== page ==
A visiting artist by the name of Curtis Roads came to my school last week to give a talk and perform a concert. He is an electronic music artist, being the first to implement granular sound processing in the digital domain, a method described as treating music like little grains of rice and composing with these grains of rice. It was the first time I was exposed to this kind of sound. The accompanying visuals by his partner Brian O’Reilly were also one of a kind – sort of like a visual stream of consciousness, a cacophony of haphazard patterns, or a whirl of jumpy randomness that loosely followed the sounds, somewhat MTV like.
Personally I could not understand nor appreciate his kind of music but someone from the music technology department explained to me how difficult and time consuming a process granular synthesis was, and that it was a unique approach to sound.
More interesting to me however, was the genre of electronic music itself. Curtis Roads was apparently once a student of Iannis Xenakis, a Greek composer, and architect-engineer who collaborated with Le Corbusier for the Philips pavilion at Expo 58. He was very influential in musical thought in the 20th century, applying mathematics, physics and statistics to music composition.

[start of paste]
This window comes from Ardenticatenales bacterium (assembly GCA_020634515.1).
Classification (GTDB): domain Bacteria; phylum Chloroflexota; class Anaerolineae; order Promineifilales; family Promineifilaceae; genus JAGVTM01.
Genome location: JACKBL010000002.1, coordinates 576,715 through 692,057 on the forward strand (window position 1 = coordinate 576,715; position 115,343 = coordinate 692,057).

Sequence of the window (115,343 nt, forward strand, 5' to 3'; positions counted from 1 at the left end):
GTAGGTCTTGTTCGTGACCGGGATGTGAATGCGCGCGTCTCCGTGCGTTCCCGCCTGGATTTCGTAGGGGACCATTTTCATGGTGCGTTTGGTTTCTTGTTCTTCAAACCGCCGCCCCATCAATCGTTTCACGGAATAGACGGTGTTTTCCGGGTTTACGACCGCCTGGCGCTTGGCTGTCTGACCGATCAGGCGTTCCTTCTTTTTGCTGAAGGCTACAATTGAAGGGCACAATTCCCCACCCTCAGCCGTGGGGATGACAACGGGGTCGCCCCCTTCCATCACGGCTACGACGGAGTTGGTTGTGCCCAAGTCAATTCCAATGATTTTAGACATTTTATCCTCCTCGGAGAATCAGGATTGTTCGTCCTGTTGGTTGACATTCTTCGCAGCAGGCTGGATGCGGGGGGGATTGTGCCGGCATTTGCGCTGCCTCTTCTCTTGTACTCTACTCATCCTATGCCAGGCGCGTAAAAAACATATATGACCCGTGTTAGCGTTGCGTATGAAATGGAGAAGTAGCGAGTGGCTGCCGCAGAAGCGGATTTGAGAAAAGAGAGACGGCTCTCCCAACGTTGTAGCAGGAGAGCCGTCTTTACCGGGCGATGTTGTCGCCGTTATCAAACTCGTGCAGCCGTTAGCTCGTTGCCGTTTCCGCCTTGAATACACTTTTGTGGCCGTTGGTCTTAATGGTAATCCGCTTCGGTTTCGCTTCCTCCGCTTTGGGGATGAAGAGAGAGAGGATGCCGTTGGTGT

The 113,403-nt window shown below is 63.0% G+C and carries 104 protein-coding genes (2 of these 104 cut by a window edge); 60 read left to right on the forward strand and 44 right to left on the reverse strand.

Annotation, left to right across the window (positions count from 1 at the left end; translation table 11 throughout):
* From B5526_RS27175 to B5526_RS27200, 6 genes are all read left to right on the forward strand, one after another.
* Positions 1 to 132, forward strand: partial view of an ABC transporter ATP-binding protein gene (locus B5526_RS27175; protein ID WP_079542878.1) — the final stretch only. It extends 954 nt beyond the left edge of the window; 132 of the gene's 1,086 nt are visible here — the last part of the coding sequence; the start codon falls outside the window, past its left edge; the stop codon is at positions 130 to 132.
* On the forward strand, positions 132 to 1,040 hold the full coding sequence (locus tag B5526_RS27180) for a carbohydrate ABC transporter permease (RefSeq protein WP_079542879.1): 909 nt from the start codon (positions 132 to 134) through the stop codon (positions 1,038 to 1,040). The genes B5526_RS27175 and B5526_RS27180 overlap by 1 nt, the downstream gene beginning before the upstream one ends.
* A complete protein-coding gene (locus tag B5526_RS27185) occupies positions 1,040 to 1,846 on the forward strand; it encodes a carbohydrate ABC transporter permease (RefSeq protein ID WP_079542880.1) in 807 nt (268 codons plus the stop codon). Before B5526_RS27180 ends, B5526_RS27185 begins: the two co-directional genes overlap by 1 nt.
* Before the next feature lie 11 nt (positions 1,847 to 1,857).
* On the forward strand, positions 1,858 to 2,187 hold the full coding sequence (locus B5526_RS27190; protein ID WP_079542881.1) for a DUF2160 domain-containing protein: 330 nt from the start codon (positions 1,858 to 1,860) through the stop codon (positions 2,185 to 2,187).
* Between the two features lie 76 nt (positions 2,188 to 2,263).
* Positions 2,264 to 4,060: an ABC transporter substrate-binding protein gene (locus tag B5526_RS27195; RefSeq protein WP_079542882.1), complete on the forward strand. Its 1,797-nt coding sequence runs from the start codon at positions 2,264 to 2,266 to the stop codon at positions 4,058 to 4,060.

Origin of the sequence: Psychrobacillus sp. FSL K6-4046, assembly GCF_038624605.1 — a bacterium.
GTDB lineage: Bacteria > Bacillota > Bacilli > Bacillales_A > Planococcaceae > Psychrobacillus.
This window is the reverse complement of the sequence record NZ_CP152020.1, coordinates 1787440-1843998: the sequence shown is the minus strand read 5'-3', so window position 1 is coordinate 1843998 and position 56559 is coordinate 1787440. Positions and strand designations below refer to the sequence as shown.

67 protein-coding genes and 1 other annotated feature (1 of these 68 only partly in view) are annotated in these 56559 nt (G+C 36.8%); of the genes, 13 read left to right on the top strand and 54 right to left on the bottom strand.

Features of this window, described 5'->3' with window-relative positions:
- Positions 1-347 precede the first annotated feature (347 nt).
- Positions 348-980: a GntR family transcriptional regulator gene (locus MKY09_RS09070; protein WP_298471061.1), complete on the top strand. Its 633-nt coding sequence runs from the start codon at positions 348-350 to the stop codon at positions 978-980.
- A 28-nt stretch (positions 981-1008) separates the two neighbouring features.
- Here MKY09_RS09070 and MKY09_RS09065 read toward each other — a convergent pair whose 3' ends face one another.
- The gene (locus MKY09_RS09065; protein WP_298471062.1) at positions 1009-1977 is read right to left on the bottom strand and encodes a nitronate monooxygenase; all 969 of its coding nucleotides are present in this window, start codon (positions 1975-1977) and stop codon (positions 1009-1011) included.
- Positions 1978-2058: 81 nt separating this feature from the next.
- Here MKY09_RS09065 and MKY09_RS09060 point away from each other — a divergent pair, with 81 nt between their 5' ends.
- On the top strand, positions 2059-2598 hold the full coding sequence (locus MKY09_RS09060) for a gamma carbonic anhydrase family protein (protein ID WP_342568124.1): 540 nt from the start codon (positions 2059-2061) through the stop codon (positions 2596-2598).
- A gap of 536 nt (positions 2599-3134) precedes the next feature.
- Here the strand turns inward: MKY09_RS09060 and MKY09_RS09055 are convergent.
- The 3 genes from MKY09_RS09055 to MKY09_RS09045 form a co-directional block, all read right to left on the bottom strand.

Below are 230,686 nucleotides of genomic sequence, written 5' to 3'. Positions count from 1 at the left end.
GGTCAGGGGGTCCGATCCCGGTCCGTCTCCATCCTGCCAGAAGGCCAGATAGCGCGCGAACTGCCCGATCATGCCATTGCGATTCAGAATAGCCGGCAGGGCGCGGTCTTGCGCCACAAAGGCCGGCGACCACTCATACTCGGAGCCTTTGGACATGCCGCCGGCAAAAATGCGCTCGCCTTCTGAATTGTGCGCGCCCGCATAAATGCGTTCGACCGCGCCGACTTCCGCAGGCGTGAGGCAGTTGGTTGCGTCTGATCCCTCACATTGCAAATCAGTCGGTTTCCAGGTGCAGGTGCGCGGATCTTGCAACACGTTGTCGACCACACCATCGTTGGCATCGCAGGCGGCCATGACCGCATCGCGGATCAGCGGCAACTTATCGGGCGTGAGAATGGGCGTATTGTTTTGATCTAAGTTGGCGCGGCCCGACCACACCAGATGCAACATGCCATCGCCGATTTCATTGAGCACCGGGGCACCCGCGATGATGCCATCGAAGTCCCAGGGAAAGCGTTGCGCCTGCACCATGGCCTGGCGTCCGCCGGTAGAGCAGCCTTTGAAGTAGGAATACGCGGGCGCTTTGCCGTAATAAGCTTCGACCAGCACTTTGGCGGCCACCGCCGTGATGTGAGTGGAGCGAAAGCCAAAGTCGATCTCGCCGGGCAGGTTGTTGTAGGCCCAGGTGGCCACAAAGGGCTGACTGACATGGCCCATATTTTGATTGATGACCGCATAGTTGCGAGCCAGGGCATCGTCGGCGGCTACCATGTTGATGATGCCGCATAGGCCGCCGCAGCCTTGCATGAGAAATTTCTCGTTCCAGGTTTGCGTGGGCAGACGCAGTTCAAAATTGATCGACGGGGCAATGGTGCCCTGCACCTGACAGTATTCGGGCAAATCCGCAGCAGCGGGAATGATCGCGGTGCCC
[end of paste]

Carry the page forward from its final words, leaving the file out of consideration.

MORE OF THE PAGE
And then there is Edgard Varese, the composer of the famous Poeme Electronique which premiered at the Expo 58. The Wikipedia entry describes him thus
Varèse’s music emphasizes timbre and rhythm. He was the inventor of the term “organized sound”, a phrase meaning that certain timbres and rhythms can be grouped together, sublimating into a whole new definition of music. Although his complete surviving works only last about three hours, he has been recognised as an influence by several major composers of the late 20th century. His use of new instruments and electronic resources led to his being known as the “Father of Electronic Music” while Henry Miller described him as “The stratospheric Colossus of Sound”.
Edgard Varese was an influence on Iannis Xenakis and many other artists like Frank Zappa. I like how all these electronic artists push the boundaries of the perception of music. One feature of good art, in my opinion, is that it is able to innovate existing forms of expression and create new ones.